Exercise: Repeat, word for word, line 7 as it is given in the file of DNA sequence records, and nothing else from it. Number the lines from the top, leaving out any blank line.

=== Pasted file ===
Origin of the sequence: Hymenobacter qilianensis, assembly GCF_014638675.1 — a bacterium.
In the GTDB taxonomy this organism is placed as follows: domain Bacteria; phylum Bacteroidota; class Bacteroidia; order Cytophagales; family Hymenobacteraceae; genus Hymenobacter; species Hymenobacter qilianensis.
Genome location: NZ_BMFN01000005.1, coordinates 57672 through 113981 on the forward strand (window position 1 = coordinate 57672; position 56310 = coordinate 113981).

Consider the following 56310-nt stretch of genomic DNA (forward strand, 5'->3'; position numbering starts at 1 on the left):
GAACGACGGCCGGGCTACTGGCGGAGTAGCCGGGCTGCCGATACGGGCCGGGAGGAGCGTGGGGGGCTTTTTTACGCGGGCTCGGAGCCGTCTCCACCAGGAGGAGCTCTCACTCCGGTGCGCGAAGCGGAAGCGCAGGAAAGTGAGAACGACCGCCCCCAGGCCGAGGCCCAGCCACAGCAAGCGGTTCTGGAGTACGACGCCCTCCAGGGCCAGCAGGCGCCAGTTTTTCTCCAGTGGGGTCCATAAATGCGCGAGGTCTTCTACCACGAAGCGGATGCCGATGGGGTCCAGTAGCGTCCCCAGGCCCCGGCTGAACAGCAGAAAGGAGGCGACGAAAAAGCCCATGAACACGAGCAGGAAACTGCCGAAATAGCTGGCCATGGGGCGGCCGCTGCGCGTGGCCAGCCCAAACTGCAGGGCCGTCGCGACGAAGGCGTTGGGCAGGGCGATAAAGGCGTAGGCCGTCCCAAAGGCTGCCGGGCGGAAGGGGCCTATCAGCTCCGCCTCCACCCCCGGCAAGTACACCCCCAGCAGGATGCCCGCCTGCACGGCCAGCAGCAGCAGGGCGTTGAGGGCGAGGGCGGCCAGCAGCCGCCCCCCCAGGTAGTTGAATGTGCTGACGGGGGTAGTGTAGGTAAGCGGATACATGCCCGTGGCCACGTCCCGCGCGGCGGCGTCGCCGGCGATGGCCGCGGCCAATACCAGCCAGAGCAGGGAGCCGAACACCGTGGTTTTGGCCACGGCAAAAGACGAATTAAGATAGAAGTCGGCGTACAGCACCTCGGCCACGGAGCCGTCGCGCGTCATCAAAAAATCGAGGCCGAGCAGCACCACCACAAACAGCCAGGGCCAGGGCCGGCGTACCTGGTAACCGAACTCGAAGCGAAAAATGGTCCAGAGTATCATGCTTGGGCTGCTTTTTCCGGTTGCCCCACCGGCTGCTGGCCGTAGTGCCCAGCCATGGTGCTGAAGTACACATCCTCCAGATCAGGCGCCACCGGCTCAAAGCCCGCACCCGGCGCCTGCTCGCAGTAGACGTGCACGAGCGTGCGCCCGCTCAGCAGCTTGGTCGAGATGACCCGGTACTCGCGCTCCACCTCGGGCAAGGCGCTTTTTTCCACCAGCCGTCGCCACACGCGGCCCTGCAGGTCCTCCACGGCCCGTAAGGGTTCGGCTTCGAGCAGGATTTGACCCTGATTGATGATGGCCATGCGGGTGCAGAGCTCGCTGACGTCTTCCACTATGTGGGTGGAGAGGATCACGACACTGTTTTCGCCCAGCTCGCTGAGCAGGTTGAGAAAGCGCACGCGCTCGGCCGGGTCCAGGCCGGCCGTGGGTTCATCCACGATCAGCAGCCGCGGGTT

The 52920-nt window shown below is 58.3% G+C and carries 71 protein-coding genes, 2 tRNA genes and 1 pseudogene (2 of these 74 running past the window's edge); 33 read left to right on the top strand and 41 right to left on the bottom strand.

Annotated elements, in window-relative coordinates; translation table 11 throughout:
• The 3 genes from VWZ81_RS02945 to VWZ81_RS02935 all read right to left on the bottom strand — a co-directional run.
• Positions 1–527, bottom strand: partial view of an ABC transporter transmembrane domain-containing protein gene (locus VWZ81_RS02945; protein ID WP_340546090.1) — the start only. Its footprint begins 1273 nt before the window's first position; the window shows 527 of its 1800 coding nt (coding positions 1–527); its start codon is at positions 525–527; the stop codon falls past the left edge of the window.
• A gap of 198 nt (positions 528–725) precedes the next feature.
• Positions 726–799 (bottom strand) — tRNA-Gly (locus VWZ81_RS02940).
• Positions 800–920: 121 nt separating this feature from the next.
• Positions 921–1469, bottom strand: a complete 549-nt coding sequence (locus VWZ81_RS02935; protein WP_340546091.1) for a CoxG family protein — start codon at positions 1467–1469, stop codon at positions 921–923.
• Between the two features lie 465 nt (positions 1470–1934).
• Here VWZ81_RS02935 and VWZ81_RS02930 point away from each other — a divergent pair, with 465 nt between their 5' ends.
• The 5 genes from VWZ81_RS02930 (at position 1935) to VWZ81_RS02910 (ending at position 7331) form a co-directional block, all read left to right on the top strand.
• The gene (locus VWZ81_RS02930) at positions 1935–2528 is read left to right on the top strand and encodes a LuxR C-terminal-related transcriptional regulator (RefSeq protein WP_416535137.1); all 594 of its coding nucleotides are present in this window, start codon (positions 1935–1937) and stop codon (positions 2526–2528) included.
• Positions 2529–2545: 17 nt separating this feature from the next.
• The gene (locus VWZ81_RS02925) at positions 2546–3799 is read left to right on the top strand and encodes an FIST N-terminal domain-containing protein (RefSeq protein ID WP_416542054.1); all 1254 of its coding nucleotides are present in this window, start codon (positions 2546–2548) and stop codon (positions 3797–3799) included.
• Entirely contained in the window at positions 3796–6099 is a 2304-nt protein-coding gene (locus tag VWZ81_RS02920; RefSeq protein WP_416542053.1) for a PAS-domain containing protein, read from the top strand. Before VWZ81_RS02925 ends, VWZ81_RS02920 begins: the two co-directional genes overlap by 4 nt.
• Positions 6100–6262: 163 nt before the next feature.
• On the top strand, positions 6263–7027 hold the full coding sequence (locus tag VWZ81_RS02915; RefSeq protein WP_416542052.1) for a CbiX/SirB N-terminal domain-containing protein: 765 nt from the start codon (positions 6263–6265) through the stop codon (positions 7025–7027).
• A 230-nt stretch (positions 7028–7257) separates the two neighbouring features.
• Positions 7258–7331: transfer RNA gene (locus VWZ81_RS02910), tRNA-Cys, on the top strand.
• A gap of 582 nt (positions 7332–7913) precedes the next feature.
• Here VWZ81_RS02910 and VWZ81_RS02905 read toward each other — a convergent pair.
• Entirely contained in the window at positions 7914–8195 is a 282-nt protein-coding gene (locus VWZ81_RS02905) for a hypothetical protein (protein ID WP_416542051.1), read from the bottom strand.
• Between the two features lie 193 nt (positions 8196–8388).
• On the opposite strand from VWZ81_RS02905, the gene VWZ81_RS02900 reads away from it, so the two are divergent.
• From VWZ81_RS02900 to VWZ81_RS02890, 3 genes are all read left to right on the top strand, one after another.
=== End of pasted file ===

Annotated elements, in window-relative coordinates; translation table 11 throughout: